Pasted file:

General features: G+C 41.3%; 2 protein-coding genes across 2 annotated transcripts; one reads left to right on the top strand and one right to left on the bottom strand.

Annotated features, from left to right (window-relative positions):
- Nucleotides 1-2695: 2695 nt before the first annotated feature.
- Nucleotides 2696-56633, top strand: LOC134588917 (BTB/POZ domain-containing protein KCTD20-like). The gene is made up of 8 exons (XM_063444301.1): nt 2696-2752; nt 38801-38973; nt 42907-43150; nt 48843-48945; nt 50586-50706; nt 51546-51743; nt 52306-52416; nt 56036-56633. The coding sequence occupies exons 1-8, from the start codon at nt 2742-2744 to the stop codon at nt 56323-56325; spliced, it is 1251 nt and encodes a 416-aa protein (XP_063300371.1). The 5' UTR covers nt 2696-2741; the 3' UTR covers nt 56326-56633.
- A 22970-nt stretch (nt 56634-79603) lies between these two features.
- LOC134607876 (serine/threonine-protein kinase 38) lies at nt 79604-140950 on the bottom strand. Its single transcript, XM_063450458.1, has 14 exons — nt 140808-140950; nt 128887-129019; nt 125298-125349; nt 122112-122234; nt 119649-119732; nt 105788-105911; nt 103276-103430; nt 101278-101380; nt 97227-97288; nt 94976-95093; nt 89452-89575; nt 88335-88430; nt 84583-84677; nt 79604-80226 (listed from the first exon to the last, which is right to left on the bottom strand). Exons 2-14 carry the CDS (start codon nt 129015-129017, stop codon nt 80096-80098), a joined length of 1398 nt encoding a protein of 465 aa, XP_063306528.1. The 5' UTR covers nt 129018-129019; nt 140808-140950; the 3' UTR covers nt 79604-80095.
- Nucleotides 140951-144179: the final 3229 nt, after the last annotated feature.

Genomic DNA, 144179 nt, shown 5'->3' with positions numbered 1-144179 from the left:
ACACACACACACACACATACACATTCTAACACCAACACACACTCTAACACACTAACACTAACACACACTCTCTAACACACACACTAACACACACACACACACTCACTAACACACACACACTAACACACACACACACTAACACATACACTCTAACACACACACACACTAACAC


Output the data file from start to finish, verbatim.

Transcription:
General features: G+C 41.3%; 2 protein-coding genes across 2 annotated transcripts; one reads left to right on the top strand and one right to left on the bottom strand.

Annotated features, from left to right (window-relative positions):
- Nucleotides 1-2695: 2695 nt before the first annotated feature.
- Nucleotides 2696-56633, top strand: LOC134588917 (BTB/POZ domain-containing protein KCTD20-like). The gene is made up of 8 exons (XM_063444301.1): nt 2696-2752; nt 38801-38973; nt 42907-43150; nt 48843-48945; nt 50586-50706; nt 51546-51743; nt 52306-52416; nt 56036-56633. The coding sequence occupies exons 1-8, from the start codon at nt 2742-2744 to the stop codon at nt 56323-56325; spliced, it is 1251 nt and encodes a 416-aa protein (XP_063300371.1). The 5' UTR covers nt 2696-2741; the 3' UTR covers nt 56326-56633.
- A 22970-nt stretch (nt 56634-79603) lies between these two features.
- LOC134607876 (serine/threonine-protein kinase 38) lies at nt 79604-140950 on the bottom strand. Its single transcript, XM_063450458.1, has 14 exons — nt 140808-140950; nt 128887-129019; nt 125298-125349; nt 122112-122234; nt 119649-119732; nt 105788-105911; nt 103276-103430; nt 101278-101380; nt 97227-97288; nt 94976-95093; nt 89452-89575; nt 88335-88430; nt 84583-84677; nt 79604-80226 (listed from the first exon to the last, which is right to left on the bottom strand). Exons 2-14 carry the CDS (start codon nt 129015-129017, stop codon nt 80096-80098), a joined length of 1398 nt encoding a protein of 465 aa, XP_063306528.1. The 5' UTR covers nt 129018-129019; nt 140808-140950; the 3' UTR covers nt 79604-80095.
- Nucleotides 140951-144179: the final 3229 nt, after the last annotated feature.

Genomic DNA, 144179 nt, shown 5'->3' with positions numbered 1-144179 from the left:
ACACACACACACACACATACACATTCTAACACCAACACACACTCTAACACACTAACACTAACACACACTCTCTAACACACACACTAACACACACACACACACTCACTAACACACACACACTAACACACACACACACTAACACATACACTCTAACACACACACACACTAACAC